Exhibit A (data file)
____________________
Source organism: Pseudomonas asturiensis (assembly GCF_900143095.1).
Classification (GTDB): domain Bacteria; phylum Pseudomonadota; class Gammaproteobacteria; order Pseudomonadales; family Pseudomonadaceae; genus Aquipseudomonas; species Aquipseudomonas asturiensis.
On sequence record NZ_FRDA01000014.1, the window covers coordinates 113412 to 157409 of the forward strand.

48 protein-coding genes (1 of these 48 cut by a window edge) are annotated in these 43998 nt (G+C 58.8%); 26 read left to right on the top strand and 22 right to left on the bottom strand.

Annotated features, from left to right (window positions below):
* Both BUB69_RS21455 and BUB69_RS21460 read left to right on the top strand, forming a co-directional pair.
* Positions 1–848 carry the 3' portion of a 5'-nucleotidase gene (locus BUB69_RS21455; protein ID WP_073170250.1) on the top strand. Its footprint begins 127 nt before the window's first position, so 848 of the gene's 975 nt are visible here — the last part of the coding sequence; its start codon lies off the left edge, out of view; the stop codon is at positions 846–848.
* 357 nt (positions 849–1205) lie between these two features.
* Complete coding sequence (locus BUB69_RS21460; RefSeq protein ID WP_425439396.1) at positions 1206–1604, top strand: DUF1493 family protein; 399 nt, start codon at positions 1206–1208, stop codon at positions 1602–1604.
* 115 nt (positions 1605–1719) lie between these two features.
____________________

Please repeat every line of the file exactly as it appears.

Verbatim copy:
Source organism: Pseudomonas asturiensis (assembly GCF_900143095.1).
Classification (GTDB): domain Bacteria; phylum Pseudomonadota; class Gammaproteobacteria; order Pseudomonadales; family Pseudomonadaceae; genus Aquipseudomonas; species Aquipseudomonas asturiensis.
On sequence record NZ_FRDA01000014.1, the window covers coordinates 113412 to 157409 of the forward strand.

48 protein-coding genes (1 of these 48 cut by a window edge) are annotated in these 43998 nt (G+C 58.8%); 26 read left to right on the top strand and 22 right to left on the bottom strand.

Annotated features, from left to right (window positions below):
* Both BUB69_RS21455 and BUB69_RS21460 read left to right on the top strand, forming a co-directional pair.
* Positions 1–848 carry the 3' portion of a 5'-nucleotidase gene (locus BUB69_RS21455; protein ID WP_073170250.1) on the top strand. Its footprint begins 127 nt before the window's first position, so 848 of the gene's 975 nt are visible here — the last part of the coding sequence; its start codon lies off the left edge, out of view; the stop codon is at positions 846–848.
* 357 nt (positions 849–1205) lie between these two features.
* Complete coding sequence (locus BUB69_RS21460; RefSeq protein ID WP_425439396.1) at positions 1206–1604, top strand: DUF1493 family protein; 399 nt, start codon at positions 1206–1208, stop codon at positions 1602–1604.
* 115 nt (positions 1605–1719) lie between these two features.